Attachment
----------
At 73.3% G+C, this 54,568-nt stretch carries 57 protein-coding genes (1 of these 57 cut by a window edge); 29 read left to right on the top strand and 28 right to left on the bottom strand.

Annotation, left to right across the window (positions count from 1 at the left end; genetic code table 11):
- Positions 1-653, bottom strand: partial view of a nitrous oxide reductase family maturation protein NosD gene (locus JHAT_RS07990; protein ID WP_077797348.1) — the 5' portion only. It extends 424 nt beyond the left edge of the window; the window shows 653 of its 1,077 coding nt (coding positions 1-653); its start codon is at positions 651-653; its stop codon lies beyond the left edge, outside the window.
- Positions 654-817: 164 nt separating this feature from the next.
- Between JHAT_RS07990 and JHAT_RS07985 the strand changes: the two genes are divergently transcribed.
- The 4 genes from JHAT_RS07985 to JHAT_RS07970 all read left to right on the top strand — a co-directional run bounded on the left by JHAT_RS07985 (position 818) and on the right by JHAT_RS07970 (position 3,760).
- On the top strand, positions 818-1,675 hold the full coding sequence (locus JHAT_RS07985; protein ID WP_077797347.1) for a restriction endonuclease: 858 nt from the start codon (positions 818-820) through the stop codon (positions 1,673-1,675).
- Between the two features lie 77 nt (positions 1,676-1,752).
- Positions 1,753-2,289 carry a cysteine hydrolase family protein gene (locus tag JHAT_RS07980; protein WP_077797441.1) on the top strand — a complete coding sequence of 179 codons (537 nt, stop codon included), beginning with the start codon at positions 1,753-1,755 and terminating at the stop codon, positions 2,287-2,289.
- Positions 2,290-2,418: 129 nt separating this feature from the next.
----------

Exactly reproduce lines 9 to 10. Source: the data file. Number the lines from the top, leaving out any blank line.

- Positions 1,753-2,289 carry a cysteine hydrolase family protein gene (locus tag JHAT_RS07980; protein WP_077797441.1) on the top strand — a complete coding sequence of 179 codons (537 nt, stop codon included), beginning with the start codon at positions 1,753-1,755 and terminating at the stop codon, positions 2,287-2,289.
- Positions 2,290-2,418: 129 nt separating this feature from the next.